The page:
Shyness can become sickly when it becomes too intrusive. This is called social phobia because it prevents the person from realizing his or her full potential. What is the difference between these two notions? The shyness qualified as social phobia by psychologists will have several characteristics. Symptoms often include flushing, sweating, tachycardia, chest discomfort or tightness, difficulty breathing, hyperventilation, nausea, stuttering, increased verbal flow, tremors, etc.
Cognitively, persons with social phobia often have the idea of being perceived as stupid or weird. They place too much emphasis on how they are perceived by others. As a result, they focus on themselves and trigger a vicious circle. This leads to fear and anxiety, i.e. the person watches for the appearance of certain information such as the signs they fear will appear (their physical, physiological signs and thoughts). And of course the person triggers the signs by looking for them… This is called cognitive distortion.
Many social interactions are negatively affected by social phobia. For some, only performance situations such as public speaking will trigger phobic symptoms. For others, more basic situations such as talking to a stranger is enough to trigger the symptoms.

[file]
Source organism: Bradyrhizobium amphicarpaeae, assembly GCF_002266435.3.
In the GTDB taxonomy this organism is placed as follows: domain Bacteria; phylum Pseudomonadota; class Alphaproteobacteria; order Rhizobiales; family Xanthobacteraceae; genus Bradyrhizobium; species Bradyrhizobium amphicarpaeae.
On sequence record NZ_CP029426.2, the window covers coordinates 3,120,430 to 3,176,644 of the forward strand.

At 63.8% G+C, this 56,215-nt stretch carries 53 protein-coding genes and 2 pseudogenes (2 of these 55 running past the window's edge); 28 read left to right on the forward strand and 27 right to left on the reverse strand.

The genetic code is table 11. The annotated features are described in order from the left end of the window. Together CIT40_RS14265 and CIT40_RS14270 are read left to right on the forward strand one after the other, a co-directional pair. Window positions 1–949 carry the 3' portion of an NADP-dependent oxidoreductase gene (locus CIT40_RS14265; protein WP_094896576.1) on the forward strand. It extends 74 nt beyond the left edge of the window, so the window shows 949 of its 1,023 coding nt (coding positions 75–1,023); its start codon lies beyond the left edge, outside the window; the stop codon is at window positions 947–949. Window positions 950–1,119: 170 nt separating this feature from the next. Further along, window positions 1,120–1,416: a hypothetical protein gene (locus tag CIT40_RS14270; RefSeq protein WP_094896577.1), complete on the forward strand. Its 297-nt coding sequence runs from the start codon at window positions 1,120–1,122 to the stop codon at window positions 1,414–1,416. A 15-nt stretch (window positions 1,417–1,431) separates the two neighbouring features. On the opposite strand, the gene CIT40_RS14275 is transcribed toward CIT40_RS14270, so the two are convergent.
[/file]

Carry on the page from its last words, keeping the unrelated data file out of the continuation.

The DSM 4 defines social phobia or sickly shyness as follows:
- Persistent and intense fear of one or more social or performance situations in which the subject is in contact with unfamiliar people or may be exposed to close observation by others. Fear of acting (showing anxiety symptoms) in an embarrassing or humiliating manner.
- Exposure to the dreaded social situation almost always causes anxiety, which can take the form of a panic attack linked to the situation or facilitated by the situation.
- The subject recognizes the excessive or irrational nature of the fear.
- Social or performance situations are avoided or experienced with intense anxiety and distress.
- Avoidance, anxious anticipation or suffering in the social or performance situation(s) significantly disrupts the individual’s habits, work (school) activities, or social activities or relationships with others, or having this phobia is accompanied by a significant feeling of suffering.
- For individuals under the age of 18, the duration is at least 6 months.
- Fear or avoidance behavior is not related to the direct physiological effects of a substance (e.g., a substance of abuse, medication) or a general medical condition and is not better explained by another mental disorder (e.g., panic disorder with or without agoraphobia, separation anxiety disorder, body dysmorphic disorder, pervasive developmental disorder or schizoid personality).
- If a general condition or other mental disorder is present, the fear described in point 1. is independent of these disorders: for example, the subject is not afraid due to stuttering, to shake in the case of Parkinson’s disease, or to reveal abnormal eating behavior in anorexia nervosa or bulimia nervosa.
Social phobia or sickly shyness is not the only risk